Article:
"This book is an indispensable guide to anyone seriously interested in how to think about the complex question of terrorism. It exposes subtle and blatant biases that characterize much contemporary discussion of the subject and offers a judicious, closely argued, and ultimately the only realistic response to terrorism."
—Professor Lord Bhikhu Parekh,
University of Westminster
From the Back Cover
Terrorists perform terrible acts. They maim, mutilate and kill in pursuit of their goals. The horrifying events of 9/11 and the regular suicide bombings around the world have made terrorism one of the central preoccupations of the twenty-first century. But what is the distinctive wrong of terrorism? Criminal acts such as murder and hijacking are already on the moral statute books, so why is it that we regard terrorists as different from and morally worse than ordinary killers and kidnappers?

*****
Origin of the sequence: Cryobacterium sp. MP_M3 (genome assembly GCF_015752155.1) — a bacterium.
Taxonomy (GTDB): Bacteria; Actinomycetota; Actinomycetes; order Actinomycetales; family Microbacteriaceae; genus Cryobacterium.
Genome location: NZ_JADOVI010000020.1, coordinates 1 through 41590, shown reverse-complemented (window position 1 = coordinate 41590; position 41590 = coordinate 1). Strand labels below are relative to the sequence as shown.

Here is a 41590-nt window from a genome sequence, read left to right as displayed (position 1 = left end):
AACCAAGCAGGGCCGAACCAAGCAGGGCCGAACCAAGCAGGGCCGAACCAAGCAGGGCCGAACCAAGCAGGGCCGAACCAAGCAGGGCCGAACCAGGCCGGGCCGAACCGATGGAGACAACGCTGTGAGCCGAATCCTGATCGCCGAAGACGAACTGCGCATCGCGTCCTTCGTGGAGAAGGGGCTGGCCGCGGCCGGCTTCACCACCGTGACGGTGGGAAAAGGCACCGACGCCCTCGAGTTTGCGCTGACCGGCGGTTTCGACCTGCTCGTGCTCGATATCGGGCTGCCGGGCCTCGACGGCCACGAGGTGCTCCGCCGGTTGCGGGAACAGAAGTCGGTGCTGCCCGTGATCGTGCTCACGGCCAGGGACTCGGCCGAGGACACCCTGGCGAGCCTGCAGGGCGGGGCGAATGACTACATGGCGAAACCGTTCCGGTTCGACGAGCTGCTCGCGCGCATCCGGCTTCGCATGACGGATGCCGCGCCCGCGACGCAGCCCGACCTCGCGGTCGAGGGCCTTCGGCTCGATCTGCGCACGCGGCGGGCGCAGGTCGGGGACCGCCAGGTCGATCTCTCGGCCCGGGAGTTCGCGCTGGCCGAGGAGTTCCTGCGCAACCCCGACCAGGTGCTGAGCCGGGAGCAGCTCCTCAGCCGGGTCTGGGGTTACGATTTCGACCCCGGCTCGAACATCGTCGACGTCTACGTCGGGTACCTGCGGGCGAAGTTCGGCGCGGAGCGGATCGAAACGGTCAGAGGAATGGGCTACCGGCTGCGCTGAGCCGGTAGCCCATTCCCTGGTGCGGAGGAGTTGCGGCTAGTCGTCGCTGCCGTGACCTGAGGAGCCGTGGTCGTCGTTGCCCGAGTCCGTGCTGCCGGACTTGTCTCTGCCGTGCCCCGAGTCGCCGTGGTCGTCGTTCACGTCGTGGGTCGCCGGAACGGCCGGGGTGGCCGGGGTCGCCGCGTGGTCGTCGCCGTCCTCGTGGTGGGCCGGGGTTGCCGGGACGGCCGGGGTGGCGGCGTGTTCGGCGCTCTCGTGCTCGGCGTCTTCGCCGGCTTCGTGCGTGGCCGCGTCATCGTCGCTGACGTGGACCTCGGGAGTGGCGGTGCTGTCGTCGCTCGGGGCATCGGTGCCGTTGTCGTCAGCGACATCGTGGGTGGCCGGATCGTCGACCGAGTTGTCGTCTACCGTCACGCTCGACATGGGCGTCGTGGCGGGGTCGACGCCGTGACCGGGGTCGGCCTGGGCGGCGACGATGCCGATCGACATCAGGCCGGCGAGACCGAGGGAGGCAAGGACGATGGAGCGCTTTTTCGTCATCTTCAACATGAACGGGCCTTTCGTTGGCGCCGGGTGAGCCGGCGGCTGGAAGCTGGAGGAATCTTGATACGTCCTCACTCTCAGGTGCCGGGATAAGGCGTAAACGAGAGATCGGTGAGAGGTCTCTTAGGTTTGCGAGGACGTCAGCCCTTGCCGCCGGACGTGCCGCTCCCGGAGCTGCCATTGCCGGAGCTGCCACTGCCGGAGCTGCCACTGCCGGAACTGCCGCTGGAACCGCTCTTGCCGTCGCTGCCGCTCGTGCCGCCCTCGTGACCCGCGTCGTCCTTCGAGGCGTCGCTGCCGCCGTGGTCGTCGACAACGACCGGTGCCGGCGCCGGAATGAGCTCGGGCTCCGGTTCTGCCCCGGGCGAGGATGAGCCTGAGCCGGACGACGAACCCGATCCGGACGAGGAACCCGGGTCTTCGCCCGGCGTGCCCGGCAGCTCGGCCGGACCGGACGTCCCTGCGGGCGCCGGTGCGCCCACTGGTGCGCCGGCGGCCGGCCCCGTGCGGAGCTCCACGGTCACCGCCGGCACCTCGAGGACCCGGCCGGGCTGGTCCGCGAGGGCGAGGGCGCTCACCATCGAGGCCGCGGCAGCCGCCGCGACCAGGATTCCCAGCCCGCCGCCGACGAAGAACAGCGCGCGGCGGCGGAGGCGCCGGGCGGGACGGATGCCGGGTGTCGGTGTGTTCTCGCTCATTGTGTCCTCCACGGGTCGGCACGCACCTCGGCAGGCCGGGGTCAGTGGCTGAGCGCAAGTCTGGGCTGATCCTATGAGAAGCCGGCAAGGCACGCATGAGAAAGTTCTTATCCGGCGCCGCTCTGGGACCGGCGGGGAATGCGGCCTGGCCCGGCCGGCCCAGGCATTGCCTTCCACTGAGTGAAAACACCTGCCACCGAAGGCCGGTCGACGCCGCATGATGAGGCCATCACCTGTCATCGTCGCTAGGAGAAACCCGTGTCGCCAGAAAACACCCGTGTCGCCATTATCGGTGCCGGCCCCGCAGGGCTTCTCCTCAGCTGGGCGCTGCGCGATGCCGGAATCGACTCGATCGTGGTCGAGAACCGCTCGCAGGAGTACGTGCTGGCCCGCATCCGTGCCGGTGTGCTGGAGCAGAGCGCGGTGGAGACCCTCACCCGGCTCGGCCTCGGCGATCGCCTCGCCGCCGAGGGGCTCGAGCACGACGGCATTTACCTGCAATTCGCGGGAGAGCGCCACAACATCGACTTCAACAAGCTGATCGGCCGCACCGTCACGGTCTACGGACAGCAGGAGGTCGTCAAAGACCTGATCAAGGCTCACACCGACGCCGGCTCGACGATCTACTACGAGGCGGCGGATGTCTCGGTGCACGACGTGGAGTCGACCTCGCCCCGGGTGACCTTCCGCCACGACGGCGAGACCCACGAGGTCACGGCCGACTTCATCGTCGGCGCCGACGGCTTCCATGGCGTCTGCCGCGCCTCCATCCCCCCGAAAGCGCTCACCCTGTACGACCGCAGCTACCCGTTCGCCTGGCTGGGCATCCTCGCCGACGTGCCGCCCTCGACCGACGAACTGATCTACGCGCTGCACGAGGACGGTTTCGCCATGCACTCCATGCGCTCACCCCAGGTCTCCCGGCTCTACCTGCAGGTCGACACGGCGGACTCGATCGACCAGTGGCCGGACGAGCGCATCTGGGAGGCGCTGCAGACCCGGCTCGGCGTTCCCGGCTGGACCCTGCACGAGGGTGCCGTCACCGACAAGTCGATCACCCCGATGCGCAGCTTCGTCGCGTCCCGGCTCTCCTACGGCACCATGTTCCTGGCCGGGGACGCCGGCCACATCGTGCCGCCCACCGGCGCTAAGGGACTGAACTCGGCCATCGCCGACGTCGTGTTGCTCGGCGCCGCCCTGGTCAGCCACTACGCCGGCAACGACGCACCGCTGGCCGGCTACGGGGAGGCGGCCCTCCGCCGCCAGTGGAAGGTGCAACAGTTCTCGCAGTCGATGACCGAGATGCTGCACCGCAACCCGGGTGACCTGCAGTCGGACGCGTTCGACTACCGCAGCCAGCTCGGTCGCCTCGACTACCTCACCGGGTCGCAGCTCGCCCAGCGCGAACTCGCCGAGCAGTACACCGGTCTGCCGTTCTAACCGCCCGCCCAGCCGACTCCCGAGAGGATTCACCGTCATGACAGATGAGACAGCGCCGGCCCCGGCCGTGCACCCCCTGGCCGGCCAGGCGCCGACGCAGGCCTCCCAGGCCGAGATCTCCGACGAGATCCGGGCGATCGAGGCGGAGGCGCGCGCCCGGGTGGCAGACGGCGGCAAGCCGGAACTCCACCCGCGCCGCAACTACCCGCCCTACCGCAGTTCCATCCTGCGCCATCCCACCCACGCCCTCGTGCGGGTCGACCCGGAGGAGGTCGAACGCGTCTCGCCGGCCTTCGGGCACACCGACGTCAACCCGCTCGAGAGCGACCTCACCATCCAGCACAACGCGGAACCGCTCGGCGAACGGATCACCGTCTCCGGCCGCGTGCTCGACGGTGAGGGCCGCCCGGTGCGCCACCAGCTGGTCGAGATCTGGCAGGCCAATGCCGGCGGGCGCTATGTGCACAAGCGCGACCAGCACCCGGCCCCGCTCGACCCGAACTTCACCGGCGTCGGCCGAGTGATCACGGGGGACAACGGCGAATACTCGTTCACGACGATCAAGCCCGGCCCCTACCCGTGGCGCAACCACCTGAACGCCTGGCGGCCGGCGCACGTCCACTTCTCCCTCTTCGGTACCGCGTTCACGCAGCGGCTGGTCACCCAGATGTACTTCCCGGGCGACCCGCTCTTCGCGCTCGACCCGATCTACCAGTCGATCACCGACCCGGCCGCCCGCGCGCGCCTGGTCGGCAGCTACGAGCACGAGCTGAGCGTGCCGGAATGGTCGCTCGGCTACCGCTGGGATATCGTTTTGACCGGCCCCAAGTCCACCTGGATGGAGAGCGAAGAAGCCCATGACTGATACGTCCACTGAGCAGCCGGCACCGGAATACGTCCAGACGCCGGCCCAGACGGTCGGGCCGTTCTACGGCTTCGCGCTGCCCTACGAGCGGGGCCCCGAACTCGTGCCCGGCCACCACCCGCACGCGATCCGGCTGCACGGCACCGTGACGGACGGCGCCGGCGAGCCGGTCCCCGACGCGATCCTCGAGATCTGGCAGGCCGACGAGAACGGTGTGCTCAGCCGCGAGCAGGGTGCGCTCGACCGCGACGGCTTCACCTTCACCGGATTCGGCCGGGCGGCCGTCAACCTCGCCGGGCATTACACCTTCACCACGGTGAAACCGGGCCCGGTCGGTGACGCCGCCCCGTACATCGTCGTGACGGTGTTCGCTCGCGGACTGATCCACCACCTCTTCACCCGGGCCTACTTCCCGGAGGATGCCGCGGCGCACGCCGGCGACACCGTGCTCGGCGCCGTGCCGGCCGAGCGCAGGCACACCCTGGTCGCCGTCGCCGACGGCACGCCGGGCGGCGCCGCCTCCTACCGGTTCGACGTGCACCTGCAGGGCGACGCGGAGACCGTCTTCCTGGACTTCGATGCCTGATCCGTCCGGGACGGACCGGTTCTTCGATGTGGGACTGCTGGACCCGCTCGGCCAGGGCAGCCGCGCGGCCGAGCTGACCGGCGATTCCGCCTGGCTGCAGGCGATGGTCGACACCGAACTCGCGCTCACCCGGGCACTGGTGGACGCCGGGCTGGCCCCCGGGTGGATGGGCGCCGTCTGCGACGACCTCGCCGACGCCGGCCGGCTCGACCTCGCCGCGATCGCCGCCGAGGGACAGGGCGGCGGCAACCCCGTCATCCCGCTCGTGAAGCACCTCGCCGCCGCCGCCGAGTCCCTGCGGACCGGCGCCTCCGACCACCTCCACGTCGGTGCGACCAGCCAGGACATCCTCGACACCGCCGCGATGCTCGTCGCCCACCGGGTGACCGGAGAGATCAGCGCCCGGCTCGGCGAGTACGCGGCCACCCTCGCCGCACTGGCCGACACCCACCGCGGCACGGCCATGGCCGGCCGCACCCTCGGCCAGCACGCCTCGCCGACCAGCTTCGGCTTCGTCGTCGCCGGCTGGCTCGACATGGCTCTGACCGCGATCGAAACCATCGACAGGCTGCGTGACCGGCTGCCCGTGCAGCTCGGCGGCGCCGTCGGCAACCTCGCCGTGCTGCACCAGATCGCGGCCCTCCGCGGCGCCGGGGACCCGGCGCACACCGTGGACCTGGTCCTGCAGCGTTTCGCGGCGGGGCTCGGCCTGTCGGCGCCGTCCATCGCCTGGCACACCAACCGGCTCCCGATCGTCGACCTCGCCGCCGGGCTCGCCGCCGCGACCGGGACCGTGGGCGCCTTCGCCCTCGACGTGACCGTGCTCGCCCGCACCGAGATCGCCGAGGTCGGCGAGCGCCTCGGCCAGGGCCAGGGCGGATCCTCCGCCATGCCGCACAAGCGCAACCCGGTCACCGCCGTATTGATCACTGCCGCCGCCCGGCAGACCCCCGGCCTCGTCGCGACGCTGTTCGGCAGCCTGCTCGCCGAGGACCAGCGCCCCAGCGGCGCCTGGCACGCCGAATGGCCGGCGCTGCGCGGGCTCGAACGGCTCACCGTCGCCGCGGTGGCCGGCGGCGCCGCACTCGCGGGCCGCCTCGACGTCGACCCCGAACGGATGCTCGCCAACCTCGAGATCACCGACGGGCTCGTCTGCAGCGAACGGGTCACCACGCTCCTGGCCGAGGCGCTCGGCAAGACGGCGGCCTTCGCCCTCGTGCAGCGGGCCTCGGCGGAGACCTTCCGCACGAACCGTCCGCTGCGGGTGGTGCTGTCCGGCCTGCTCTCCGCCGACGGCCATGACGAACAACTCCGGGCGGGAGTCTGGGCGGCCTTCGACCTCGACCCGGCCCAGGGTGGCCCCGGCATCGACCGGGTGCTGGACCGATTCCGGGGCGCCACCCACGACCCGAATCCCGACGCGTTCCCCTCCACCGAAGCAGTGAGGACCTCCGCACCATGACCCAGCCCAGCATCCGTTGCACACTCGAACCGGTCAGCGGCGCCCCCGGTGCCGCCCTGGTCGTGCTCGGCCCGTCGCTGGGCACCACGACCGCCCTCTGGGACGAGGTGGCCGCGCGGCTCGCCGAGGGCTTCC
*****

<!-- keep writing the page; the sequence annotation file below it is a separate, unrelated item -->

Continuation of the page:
Some see terrorism is an ideology, others claim it is a deep-seated social or psychological failing, others that it is a form of fighting unfairly judged by just-war standards. In this provocative new book, Robert Goodin puts forward the view that terrorism is, in fact, a deliberate tactic of frightening people for socio-political gain. Fear affects peoples ability to reason clearly and undermines their capacity for autonomous self-government. In this way, Goodin contends that terror is not only the weapon of organizations such as al-Qaeda; it also benefits democratic politicians who profit from the climate of insecurity induced by terrorist threats and violence. Political figures conducting a campaign of fear as part of their war on terrorism may therefore be committing wrongs akin to those of terrorists themselves. This, Goodin argues, is what is distinctively wrong with terrorism in the contemporary world.